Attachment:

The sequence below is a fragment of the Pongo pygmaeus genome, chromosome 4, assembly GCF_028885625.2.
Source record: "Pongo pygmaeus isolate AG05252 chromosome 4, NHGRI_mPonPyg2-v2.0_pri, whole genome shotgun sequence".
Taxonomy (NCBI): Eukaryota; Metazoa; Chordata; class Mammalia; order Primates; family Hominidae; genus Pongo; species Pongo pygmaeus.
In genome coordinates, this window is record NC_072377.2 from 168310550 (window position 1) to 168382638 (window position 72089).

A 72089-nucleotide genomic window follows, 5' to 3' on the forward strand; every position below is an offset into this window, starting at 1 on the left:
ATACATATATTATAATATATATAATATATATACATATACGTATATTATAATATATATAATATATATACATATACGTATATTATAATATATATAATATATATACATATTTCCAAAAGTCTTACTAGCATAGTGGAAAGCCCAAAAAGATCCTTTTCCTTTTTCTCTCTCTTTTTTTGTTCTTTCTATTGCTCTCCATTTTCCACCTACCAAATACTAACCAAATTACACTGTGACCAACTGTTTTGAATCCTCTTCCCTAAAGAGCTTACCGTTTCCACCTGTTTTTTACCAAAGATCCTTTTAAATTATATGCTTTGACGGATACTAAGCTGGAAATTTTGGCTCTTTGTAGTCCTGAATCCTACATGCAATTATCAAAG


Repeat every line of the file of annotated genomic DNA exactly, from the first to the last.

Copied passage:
The sequence below is a fragment of the Pongo pygmaeus genome, chromosome 4, assembly GCF_028885625.2.
Source record: "Pongo pygmaeus isolate AG05252 chromosome 4, NHGRI_mPonPyg2-v2.0_pri, whole genome shotgun sequence".
Taxonomy (NCBI): Eukaryota; Metazoa; Chordata; class Mammalia; order Primates; family Hominidae; genus Pongo; species Pongo pygmaeus.
In genome coordinates, this window is record NC_072377.2 from 168310550 (window position 1) to 168382638 (window position 72089).

A 72089-nucleotide genomic window follows, 5' to 3' on the forward strand; every position below is an offset into this window, starting at 1 on the left:
ATACATATATTATAATATATATAATATATATACATATACGTATATTATAATATATATAATATATATACATATACGTATATTATAATATATATAATATATATACATATTTCCAAAAGTCTTACTAGCATAGTGGAAAGCCCAAAAAGATCCTTTTCCTTTTTCTCTCTCTTTTTTTGTTCTTTCTATTGCTCTCCATTTTCCACCTACCAAATACTAACCAAATTACACTGTGACCAACTGTTTTGAATCCTCTTCCCTAAAGAGCTTACCGTTTCCACCTGTTTTTTACCAAAGATCCTTTTAAATTATATGCTTTGACGGATACTAAGCTGGAAATTTTGGCTCTTTGTAGTCCTGAATCCTACATGCAATTATCAAAG